I've never seen a RISC processor that can match the performance of the best CISC processors. You know, nevermind the fact that tons of money has been poured into CISC processors making them faster and faster.
Sometimes, it's just a matter of where the attention has been placed.
That's b'cos active development of RISC processors stopped in the last decade, most of them sunk by the hype around the Itanic. Otherwise, the last time you had the big 3 RISC processors - POWER2, PA-RISC and Alpha 21264, they were heavily ahead of the Pentium. Except that most people don't run Dhrystones or SPEC## or other such benchmarks - they run real software, which just wasn't available for most of the above CPUs.
Two things happened since the demise of the PA-RISC, Alpha and MIPS III & IV: first, Intel continued to shrink their CPUs faster, thereby increasing their individual performance and closing the gap w/ RISC CPUs. But the biggest coup for Intel was Windows NT becoming the underlying OS for all Windows OSs in Windows 2000 and then XP. While Windows 9x wasn't SMP capable, suddenly, Windows XP was. So Intel could take an optimal CPU core, toss in as many as made sense - 2, 4, 8, whatever - and run them against the fastest of RISC workstations. That had 2 big advantages over RISC - first, it continued to run native Wintel software, regardless of whether they were multithreaded or not, or optimized for multi-core or not. The second was that at a given price point, Intel could toss several cores to not just match, but even exceed the performance of a RISC workstation. Once that happened, the reason to prefer RISC at all went away. RISC could have gotten the same attention that the x64 got, but unless Microsoft took the initiative in porting the bulk of their applications to, say, the Alpha, that wasn't gonna move. Compaq saw that and pulled the plug on that platform.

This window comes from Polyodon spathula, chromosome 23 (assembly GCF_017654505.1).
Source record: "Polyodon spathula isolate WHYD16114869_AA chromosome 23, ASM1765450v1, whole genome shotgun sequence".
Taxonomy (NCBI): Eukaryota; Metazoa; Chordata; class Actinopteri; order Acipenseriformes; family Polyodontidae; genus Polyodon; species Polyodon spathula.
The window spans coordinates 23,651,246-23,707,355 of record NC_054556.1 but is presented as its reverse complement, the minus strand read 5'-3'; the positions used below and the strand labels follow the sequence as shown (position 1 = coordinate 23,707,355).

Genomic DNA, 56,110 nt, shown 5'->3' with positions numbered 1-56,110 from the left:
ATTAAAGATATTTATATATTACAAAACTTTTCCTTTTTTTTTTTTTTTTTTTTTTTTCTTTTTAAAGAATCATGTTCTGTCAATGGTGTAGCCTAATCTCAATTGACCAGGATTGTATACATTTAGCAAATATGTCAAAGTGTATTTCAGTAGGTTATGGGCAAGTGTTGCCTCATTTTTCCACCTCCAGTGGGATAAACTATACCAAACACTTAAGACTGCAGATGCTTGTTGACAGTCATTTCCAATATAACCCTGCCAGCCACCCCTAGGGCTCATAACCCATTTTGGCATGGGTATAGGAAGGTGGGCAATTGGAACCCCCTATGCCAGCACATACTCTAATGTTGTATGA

there's no way to close the application without invoking the Task Manager.
Sure there is. You swipe from the left side of the screen and all active background windows appear. You drag the little window you want to kill across the screen and down to the bottom edge. Once you've done it a few times it's a simple swiping gesture.
Do you even use Windows 8.1 on a tablet to know what you're talking about?? I'm on my second Windows tablet, because I decided I wanted a bigger 10" display and physical keyboard (got an Asus Transformer, old machine was a Venue 8 Pro)
Yes, I just bought a Winbook, as I wrote elsewhere. When you swipe from the left of the screen, it switches b/w apps, pulling up the last running app: however, you can't pull the boundries enough to have all the running apps show up, and then you swipe them down. It's more refined on both iOS and Android in that respect
Also, what I've been told - in 10, the Windows Phone OS and Windows will both be identical (aside from the CPU level binary differences), and the store will have common apps for both. For instance, right now, you can download Yelp! on Windows Phone, but not from an Atom based tablet. In 10, any app that's there on the phone will be there for the tablet, and vice versa. I'm assuming that apps that require cellular connections (like calling apps) might be an exception.